Through a Jungian Lens

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Problems Unsolved But Outgrown

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Elusive Butterfly

It took some time to get this photo as the butterfly was loathe to sit still long enough for me to get a photo. There is no doubt that to my mind, it was elusive. But, for whatever reason, I took one last photography, mostly out of desperation as I knew it would be the last photo as I had to return to the classroom and begin teaching a classroom full of eager university students, eager because the topic of the day was money, another elusive target. The result of the last photo was only evident later when I cropped the photo – Ah ha! I had captured the essence of what I knew was this next blog post.

What had changed between my earlier attempts at photographing the butterfly and this successful attempt? Well, basically, I had given up, realised that the problem was not one I could solve. I had to turn to another approach, one that trusted the workings below my ego. I had learned the craft of photography years long past and had taken tens of thousands of photographs. My eye and the trigger finger have seemed to developed their own awareness. So, when times like this arise and I get frustrated with my ego’s attempt at controlling the shutter and the subject, I admit defeat and withdraw from the conflict. Then, unintentionally, I shoot or I don’t shoot.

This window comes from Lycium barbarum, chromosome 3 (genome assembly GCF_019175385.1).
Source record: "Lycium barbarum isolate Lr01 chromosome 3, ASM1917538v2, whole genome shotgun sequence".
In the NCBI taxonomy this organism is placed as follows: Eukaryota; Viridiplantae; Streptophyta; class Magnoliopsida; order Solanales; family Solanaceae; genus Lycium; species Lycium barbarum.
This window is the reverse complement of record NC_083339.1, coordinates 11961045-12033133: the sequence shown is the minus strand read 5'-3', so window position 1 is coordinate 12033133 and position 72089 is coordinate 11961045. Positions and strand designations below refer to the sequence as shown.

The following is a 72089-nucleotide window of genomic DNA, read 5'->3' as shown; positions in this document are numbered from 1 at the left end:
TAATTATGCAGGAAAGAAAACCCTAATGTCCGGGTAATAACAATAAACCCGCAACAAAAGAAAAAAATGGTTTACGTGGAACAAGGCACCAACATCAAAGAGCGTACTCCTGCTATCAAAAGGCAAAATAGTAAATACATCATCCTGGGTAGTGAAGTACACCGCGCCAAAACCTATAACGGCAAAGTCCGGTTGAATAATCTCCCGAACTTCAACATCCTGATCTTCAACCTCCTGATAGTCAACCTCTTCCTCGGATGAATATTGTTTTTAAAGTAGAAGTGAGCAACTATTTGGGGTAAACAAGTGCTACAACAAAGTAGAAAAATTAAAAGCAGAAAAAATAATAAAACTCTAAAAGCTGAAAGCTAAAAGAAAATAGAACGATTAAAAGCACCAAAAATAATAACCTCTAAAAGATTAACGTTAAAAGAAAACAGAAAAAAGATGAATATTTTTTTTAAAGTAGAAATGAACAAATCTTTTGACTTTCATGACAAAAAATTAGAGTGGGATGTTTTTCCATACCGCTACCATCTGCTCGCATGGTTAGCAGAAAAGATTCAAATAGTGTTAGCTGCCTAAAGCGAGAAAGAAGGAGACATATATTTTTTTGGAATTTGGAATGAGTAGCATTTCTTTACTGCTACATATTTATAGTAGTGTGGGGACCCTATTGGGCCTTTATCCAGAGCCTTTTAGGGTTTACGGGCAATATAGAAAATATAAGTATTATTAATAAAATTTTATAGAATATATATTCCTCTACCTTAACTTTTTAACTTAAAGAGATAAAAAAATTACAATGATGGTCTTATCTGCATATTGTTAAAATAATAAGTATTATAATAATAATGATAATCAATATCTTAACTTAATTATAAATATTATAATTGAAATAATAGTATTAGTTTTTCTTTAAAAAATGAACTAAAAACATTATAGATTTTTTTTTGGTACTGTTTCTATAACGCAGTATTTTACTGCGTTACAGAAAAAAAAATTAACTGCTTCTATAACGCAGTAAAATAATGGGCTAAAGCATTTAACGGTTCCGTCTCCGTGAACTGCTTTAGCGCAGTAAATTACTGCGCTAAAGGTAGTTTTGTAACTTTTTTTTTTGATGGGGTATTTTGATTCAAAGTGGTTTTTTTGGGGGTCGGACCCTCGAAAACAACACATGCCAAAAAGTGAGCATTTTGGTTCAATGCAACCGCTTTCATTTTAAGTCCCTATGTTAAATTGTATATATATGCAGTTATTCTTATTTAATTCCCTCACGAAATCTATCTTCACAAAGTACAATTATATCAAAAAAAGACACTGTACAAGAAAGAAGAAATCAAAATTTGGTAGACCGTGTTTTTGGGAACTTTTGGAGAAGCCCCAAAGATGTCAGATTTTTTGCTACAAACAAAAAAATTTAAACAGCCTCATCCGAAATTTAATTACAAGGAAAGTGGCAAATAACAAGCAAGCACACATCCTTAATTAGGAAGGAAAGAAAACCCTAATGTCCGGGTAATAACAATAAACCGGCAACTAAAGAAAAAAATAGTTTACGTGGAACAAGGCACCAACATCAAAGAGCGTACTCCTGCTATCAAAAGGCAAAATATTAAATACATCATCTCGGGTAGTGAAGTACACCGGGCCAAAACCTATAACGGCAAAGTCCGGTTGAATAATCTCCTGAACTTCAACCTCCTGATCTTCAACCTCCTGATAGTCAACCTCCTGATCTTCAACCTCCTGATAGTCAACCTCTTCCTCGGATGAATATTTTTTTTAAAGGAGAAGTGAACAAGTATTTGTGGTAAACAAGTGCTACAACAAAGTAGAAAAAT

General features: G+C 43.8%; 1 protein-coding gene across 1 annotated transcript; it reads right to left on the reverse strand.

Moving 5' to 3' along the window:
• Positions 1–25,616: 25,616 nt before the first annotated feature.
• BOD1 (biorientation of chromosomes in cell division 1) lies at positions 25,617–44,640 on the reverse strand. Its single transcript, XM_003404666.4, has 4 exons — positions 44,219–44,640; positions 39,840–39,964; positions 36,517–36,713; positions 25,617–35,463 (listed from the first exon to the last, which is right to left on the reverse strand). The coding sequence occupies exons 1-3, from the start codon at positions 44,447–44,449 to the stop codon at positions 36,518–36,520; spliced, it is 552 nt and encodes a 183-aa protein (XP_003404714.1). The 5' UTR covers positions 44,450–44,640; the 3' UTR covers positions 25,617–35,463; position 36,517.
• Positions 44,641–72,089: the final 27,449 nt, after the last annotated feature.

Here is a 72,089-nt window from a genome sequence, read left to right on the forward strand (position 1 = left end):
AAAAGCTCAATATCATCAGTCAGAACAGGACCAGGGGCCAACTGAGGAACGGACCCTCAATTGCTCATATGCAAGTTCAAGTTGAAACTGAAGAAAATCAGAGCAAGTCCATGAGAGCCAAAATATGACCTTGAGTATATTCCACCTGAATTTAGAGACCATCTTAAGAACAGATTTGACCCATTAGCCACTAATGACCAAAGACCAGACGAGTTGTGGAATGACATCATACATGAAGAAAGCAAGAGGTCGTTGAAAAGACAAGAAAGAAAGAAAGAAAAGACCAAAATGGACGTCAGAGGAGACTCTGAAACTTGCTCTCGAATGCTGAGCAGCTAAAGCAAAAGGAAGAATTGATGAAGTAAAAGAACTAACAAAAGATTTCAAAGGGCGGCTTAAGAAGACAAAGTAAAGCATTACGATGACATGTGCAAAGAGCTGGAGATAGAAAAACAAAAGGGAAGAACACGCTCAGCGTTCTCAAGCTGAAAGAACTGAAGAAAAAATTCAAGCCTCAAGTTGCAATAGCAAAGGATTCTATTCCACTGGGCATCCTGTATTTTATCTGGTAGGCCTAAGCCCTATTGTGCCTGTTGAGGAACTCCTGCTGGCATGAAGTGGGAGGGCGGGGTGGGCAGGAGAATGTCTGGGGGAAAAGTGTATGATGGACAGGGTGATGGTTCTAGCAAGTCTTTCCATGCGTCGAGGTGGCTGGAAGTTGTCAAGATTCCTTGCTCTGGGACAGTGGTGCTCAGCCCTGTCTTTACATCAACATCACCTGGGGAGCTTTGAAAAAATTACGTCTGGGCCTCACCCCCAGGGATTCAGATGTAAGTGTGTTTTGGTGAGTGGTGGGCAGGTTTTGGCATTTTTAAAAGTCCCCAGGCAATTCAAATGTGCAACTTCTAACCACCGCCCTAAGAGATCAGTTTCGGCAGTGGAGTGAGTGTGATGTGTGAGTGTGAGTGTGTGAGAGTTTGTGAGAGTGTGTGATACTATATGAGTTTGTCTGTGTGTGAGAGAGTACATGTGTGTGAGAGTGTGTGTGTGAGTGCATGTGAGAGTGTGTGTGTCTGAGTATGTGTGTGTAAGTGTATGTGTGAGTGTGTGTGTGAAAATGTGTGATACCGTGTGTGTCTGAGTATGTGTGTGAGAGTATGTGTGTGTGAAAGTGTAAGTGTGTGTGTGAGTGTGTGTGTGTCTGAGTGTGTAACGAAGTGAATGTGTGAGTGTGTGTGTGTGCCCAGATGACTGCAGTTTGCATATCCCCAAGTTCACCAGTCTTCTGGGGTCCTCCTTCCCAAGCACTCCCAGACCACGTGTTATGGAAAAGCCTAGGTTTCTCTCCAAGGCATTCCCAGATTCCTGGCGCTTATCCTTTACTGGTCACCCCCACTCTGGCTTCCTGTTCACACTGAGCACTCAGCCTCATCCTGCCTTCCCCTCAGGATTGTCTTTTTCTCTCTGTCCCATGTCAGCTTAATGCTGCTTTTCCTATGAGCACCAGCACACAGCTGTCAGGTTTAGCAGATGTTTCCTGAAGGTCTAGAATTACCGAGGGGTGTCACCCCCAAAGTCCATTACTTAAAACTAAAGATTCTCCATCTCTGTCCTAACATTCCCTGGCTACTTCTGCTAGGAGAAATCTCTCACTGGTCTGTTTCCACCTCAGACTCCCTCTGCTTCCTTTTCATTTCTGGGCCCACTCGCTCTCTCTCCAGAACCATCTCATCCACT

This has been one of the hardest lessons for me to learn as a man – that I can’t fix everything, that I can’t control everything, that I can’t solve all the problems. The truth is, I don’t get to solve many problems other than those that I create. Problems that come out of my behaviour, my attitude or lack of knowledge can be solved with time and effort, as long as I admit that it is my behaviour, my attitude, and my own ignorance that is the cause of the problems at hand. That is the crucial starting point. But the other problems, the real big problems? No, I can’t solve them.  All I can do is let them defeat me or acknowledge the problem and move on as best I can.

“Now and then it happened in my practice that a patient grew beyond himself because of unknown potentialities, and this became an experience of prime importance to me. In the meantime, I had learned that all the greatest and most important problems in life are fundamentally insoluble. They must be so, for they express the necessary polarity inherent in every self-regulating system. They can never be solved, but only outgrown. I therefore asked myself whether this outgrowing, this possibility of further psychic development, was not the normal thing, and whether getting stuck in a conflict was pathological. Everyone must possess that higher level, at least in embryonic form, and must under favourable circumstances be able to develop this potentiality.” (Jung, C.W. Volume 13, paragraph 18)

It now seems to me that I can be kinder to myself unlike patterns in the past where I would get angry at myself for being so weak, so helpless, so impotent. And, I wonder how this plays out in the bigger world. Perhaps the big problems are not to be solved, but to be outgrown, one by one, community by community. Polarity must exist – black and white, good and evil. And, when one looks deeply into each psyche, I think one will find no pure goodness, no pure evil. And in saying this, I do realise that it is also necessary to do something, to try and right wrongs, especially the wrongs we commit. To focus on the wrongs of others is simply acting outwardly, projecting one’s own darkness.

The road from here to there is not a straight line – ever!

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